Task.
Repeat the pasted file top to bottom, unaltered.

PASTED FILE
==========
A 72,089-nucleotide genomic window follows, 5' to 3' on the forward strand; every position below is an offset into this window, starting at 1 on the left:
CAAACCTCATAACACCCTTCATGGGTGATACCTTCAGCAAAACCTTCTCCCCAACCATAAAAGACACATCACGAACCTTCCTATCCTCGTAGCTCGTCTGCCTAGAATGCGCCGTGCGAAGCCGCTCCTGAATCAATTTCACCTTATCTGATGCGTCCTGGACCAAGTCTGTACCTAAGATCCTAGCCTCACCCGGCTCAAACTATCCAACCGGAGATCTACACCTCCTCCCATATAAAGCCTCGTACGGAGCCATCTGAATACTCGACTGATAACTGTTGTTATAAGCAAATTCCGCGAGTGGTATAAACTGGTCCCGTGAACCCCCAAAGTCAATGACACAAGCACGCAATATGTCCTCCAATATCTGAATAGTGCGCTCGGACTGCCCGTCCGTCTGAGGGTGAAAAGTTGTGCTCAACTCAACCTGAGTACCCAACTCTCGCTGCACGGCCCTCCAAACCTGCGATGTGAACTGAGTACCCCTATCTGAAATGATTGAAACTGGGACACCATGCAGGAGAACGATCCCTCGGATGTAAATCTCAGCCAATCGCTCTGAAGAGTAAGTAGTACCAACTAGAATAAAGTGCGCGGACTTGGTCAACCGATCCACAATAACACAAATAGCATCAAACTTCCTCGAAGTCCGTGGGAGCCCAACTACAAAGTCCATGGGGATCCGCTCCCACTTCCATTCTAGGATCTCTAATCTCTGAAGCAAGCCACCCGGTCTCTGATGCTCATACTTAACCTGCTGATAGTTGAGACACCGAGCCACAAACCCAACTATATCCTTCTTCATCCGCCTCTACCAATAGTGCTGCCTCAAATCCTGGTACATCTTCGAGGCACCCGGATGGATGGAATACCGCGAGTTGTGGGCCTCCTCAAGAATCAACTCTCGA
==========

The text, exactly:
A 72,089-nucleotide genomic window follows, 5' to 3' on the forward strand; every position below is an offset into this window, starting at 1 on the left:
CAAACCTCATAACACCCTTCATGGGTGATACCTTCAGCAAAACCTTCTCCCCAACCATAAAAGACACATCACGAACCTTCCTATCCTCGTAGCTCGTCTGCCTAGAATGCGCCGTGCGAAGCCGCTCCTGAATCAATTTCACCTTATCTGATGCGTCCTGGACCAAGTCTGTACCTAAGATCCTAGCCTCACCCGGCTCAAACTATCCAACCGGAGATCTACACCTCCTCCCATATAAAGCCTCGTACGGAGCCATCTGAATACTCGACTGATAACTGTTGTTATAAGCAAATTCCGCGAGTGGTATAAACTGGTCCCGTGAACCCCCAAAGTCAATGACACAAGCACGCAATATGTCCTCCAATATCTGAATAGTGCGCTCGGACTGCCCGTCCGTCTGAGGGTGAAAAGTTGTGCTCAACTCAACCTGAGTACCCAACTCTCGCTGCACGGCCCTCCAAACCTGCGATGTGAACTGAGTACCCCTATCTGAAATGATTGAAACTGGGACACCATGCAGGAGAACGATCCCTCGGATGTAAATCTCAGCCAATCGCTCTGAAGAGTAAGTAGTACCAACTAGAATAAAGTGCGCGGACTTGGTCAACCGATCCACAATAACACAAATAGCATCAAACTTCCTCGAAGTCCGTGGGAGCCCAACTACAAAGTCCATGGGGATCCGCTCCCACTTCCATTCTAGGATCTCTAATCTCTGAAGCAAGCCACCCGGTCTCTGATGCTCATACTTAACCTGCTGATAGTTGAGACACCGAGCCACAAACCCAACTATATCCTTCTTCATCCGCCTCTACCAATAGTGCTGCCTCAAATCCTGGTACATCTTCGAGGCACCCGGATGGATGGAATACCGCGAGTTGTGGGCCTCCTCAAGAATCAACTCTCGA